EU Referendum

Brexit: no lessons learned


There are four possible options for Brexit. Mrs May's deal is the highest profile of them all, but that has been put on hold until after the Christmas break, leaving the media with nothing to play with.

Of the three other options, the unilateral revocation of Article 50 has been given an outing recently, with the full ECJ ruling. But, for the moment, it has no political traction. Its moment may come, but it's not just yet. And, by the same token, the "no deal" Brexit is not consciously on the agenda, despite attempts by The Sunday Telegraph to make it so.

That leaves the fourth option, the favourite of the continuity remainers who have been pushing it as a means of reversing the result of the 2016 referendum. And that, of course, is the so-called "second" referendum, although some would prefer to call it the third referendum, the first dating from 1975.

Had things been different, the media at the moment would be immersed in the Tory party leadership challenge, having already worked up their copy on the runner and riders, ready to assail us with a blow-by-blow account of their doings.

That would have kept the political hacks gainfully employed until well past Christmas but, deprived of that gainful employment, they have been reduced to rooting around for a replacement. And, with the other three Brexit options more or less on hold, this leaves the second/third referendum as the hot favourite to fill the looming empty spaces.

Then, over the weekend, we've had a steady build-up of publicity on this option, with Tony Blair making the running after he had intervened in the public debate by predicting that there could be a majority in parliament for a "final say" referendum.

That gives us two high profile protagonists: Blair in the red corner, and Mrs May in the Blue – just the ingredients the media have needed to run a "biff-bam" confrontation narrative, which they've kept going into this week as the fight apparently spills over into the cabinet.

However, with nothing more to sustain it than an ill-judged intervention by an ex-prime minister, there is probably insufficient traction to keep this story going past the Christmas break. In media terms very few stories survive the cliff-edge of Christmas. The break has the effect of wiping the slate clean.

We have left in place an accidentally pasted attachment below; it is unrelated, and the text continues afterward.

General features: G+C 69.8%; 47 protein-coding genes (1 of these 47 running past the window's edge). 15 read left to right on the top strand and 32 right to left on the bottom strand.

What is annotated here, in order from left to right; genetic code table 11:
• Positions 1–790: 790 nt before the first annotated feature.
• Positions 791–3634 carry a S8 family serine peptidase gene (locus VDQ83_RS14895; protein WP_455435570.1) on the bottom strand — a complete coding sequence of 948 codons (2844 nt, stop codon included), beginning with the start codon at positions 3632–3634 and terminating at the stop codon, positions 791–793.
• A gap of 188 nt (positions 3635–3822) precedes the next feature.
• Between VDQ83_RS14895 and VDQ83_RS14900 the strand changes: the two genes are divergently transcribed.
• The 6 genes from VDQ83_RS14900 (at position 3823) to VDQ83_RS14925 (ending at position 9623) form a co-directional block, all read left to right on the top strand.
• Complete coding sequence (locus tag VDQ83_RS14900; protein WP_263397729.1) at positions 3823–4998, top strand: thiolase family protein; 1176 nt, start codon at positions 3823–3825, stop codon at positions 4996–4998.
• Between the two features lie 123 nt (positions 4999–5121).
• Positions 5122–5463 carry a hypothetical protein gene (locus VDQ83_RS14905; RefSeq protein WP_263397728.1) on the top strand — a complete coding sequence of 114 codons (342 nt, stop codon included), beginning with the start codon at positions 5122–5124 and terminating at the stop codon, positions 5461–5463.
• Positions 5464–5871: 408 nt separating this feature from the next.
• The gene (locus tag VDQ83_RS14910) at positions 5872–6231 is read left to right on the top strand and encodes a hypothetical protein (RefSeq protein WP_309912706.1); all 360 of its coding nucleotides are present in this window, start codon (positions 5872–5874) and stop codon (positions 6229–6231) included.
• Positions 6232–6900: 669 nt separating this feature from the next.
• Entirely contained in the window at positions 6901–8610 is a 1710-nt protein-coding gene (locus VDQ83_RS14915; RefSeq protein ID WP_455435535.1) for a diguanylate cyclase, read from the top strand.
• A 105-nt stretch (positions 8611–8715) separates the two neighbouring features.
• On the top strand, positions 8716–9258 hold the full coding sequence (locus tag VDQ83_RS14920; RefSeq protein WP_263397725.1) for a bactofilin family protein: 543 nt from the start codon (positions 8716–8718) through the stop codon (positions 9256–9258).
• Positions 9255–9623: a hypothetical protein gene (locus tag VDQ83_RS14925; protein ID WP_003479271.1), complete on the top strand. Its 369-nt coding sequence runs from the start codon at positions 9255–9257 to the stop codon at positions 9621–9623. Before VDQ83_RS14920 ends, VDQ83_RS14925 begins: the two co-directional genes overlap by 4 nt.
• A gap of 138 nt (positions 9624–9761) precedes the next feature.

Oddly enough, thirty years ago to the month, we were embroiled in a political crisis which was to trigger the resignation of a junior health minister and seriously dent the Thatcher government, and that one was of such intensity that it did jump the Christmas break and start all over once the festivities were over.

This was the infamous "Salmonella in Eggs" scare of December 1988, precipitated when Edwina Currie made an unguarded and, as it turns out, wholly unwarranted claim that most egg production was infected with Salmonella.

Events spiralled out of control and, by the New Year, it had merged with the Listeria in Cheese scare, then morphed into a series of food scares which had 1989 as the year of the scare, and a wholesale loss of confidence in the safety of our food.

No one involved in the food industry at that time will ever forget the events, where the unremitting publicity, with continuous front-page headlines, day-after-day got to such a pitch that that we could scarcely bring ourselves to look at the papers any more.

For students of the media – and this was very much a media event – the learning curve was steep: there was no salmonella in eggs crisis: intensive sampling of eggs and the feed which was supposed to have been contaminated, so causing the "epidemic" yielded no results.

A list of high-profile food poisoning outbreaks which had been pulled together to support Mrs Currie's claims – including one in the House of Lords - turned out to be of dubious provenance, made apparently more serious by the falsification of epidemiology figures by a senior public health worker.

In fact, there was an epidemic of a particular strain of Salmonella in poultry, known as Salmonella enteritidis PT4, but the incidence was almost entirely confined to broilers, bringing contamination into homes and restaurants via the meat.

Coincidentally, there had been a new fad sweeping through the nation's fashionable restaurants, bleeding down into normal catering practice. This was nouvelle cuisine, where diners were encouraged to transcend mere consumption of food and partake in a meal experience, where they were treated to a succession of dishes, each characterised by a graduation of subtle flavours and garnishes.